Diplomatic Drama: Russia Accuses Armenian Leaders of Adding Fuel to the Fire Amid Nagorno-Karabakh Crisis

Addressing the United Nations, Lavrov alleged that Western powers were working to undermine Russian influence, but he also noted, “unfortunately, the leadership of Armenia sometimes adds to the tensions itself.”

Russia’s top diplomat, Foreign Minister Sergei Lavrov, has accused Armenian leaders of exacerbating tensions in the region. However, he expressed hope that Armenia would continue to maintain close ties with Moscow following the recent controversy over Azerbaijan’s reclamation of the Nagorno-Karabakh enclave.

Addressing the United Nations, Lavrov alleged that Western powers were working to undermine Russian influence, but he also noted, “unfortunately, the leadership of Armenia sometimes adds to the tensions itself.”

Russian peacekeepers were deployed in the wake of a previous round of conflict in 2020 to oversee a ceasefire in the Nagorno-Karabakh region, which had been controlled by ethnic Armenian separatists for many years.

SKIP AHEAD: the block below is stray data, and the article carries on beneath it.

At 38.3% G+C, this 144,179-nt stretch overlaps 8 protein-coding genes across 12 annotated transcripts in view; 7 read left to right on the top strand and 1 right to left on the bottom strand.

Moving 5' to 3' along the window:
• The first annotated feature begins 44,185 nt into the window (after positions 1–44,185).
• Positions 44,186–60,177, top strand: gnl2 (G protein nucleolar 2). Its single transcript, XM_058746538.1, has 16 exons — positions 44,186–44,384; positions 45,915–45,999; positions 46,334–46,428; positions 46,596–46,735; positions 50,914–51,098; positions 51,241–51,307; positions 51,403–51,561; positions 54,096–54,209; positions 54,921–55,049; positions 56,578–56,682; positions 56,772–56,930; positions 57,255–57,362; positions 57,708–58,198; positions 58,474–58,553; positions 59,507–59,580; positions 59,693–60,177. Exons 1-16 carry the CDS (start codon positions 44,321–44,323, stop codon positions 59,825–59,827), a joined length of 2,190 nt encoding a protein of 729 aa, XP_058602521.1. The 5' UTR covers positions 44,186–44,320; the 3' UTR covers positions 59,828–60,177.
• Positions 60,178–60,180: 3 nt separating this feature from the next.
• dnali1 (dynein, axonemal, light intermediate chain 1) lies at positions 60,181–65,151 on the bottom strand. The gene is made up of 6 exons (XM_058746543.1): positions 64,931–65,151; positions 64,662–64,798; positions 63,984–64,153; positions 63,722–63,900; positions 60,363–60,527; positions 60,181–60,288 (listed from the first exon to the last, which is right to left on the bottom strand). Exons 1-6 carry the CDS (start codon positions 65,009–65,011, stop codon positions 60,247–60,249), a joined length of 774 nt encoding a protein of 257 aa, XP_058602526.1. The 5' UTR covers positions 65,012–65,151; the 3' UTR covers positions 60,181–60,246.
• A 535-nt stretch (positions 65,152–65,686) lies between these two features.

Despite appeals from Armenian Prime Minister Nikol Pashinyan to the Kremlin for increased involvement, Azerbaijani forces quickly regained control of the mountainous territory earlier this week.

Protesters in Yerevan have demonstrated outside Russia’s embassy, with some Armenians accusing Moscow of being preoccupied with its conflict in Ukraine.

Lavrov highlighted comments from a senior Armenian politician who had suggested that Russian President Vladimir Putin had handed Nagorno-Karabakh over to Azerbaijan after the 2020 conflict.

“We find such accusations absurd,” Lavrov remarked. “There are numerous politicians with similar views, but we are confident that the Armenian people remember their history.”

He expressed his belief that Armenians would continue to maintain strong ties with “Russia and other friendly states in the region, rather than those who intervene from abroad.”

Lavrov also referred to a declaration signed in 1991 in Almaty, Kazakhstan, which asserted the inviolability of the existing borders of newly independent countries that were formerly Soviet republics. According to Lavrov, this declaration clearly meant that Nagorno-Karabakh was part of Azerbaijan.